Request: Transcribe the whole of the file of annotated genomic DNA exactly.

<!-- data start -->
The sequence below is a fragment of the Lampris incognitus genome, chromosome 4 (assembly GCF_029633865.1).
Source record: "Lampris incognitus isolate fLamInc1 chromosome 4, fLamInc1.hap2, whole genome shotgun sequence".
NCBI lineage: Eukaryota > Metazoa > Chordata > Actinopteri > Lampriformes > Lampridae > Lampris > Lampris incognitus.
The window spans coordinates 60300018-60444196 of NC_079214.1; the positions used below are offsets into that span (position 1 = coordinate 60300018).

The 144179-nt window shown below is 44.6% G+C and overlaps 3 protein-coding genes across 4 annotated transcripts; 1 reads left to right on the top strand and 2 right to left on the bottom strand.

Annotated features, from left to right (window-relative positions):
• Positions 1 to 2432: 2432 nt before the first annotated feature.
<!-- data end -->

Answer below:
The sequence below is a fragment of the Lampris incognitus genome, chromosome 4 (assembly GCF_029633865.1).
Source record: "Lampris incognitus isolate fLamInc1 chromosome 4, fLamInc1.hap2, whole genome shotgun sequence".
NCBI lineage: Eukaryota > Metazoa > Chordata > Actinopteri > Lampriformes > Lampridae > Lampris > Lampris incognitus.
The window spans coordinates 60300018-60444196 of NC_079214.1; the positions used below are offsets into that span (position 1 = coordinate 60300018).

The 144179-nt window shown below is 44.6% G+C and overlaps 3 protein-coding genes across 4 annotated transcripts; 1 reads left to right on the top strand and 2 right to left on the bottom strand.

Annotated features, from left to right (window-relative positions):
• Positions 1 to 2432: 2432 nt before the first annotated feature.